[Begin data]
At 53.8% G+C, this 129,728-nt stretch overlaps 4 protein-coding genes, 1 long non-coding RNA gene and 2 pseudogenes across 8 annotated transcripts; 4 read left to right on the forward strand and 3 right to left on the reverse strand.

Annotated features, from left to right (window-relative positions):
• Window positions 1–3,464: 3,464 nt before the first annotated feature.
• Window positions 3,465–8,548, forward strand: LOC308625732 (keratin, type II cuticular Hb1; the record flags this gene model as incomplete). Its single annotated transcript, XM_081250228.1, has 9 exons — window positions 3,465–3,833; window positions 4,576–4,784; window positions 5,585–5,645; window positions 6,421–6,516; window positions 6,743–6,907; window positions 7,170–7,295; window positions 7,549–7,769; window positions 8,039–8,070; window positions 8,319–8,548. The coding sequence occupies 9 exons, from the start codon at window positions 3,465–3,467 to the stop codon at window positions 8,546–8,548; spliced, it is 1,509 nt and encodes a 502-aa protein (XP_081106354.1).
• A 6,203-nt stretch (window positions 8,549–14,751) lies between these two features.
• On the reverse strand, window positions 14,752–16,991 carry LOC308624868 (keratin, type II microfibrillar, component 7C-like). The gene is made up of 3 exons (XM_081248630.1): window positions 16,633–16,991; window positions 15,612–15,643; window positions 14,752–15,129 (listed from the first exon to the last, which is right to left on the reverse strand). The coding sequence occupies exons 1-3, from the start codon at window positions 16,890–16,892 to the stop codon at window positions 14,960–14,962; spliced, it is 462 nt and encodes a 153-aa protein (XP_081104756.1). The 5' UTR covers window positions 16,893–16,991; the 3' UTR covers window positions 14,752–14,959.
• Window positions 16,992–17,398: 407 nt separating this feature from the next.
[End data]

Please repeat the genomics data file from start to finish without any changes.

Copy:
At 53.8% G+C, this 129,728-nt stretch overlaps 4 protein-coding genes, 1 long non-coding RNA gene and 2 pseudogenes across 8 annotated transcripts; 4 read left to right on the forward strand and 3 right to left on the reverse strand.

Annotated features, from left to right (window-relative positions):
• Window positions 1–3,464: 3,464 nt before the first annotated feature.
• Window positions 3,465–8,548, forward strand: LOC308625732 (keratin, type II cuticular Hb1; the record flags this gene model as incomplete). Its single annotated transcript, XM_081250228.1, has 9 exons — window positions 3,465–3,833; window positions 4,576–4,784; window positions 5,585–5,645; window positions 6,421–6,516; window positions 6,743–6,907; window positions 7,170–7,295; window positions 7,549–7,769; window positions 8,039–8,070; window positions 8,319–8,548. The coding sequence occupies 9 exons, from the start codon at window positions 3,465–3,467 to the stop codon at window positions 8,546–8,548; spliced, it is 1,509 nt and encodes a 502-aa protein (XP_081106354.1).
• A 6,203-nt stretch (window positions 8,549–14,751) lies between these two features.
• On the reverse strand, window positions 14,752–16,991 carry LOC308624868 (keratin, type II microfibrillar, component 7C-like). The gene is made up of 3 exons (XM_081248630.1): window positions 16,633–16,991; window positions 15,612–15,643; window positions 14,752–15,129 (listed from the first exon to the last, which is right to left on the reverse strand). The coding sequence occupies exons 1-3, from the start codon at window positions 16,890–16,892 to the stop codon at window positions 14,960–14,962; spliced, it is 462 nt and encodes a 153-aa protein (XP_081104756.1). The 5' UTR covers window positions 16,893–16,991; the 3' UTR covers window positions 14,752–14,959.
• Window positions 16,992–17,398: 407 nt separating this feature from the next.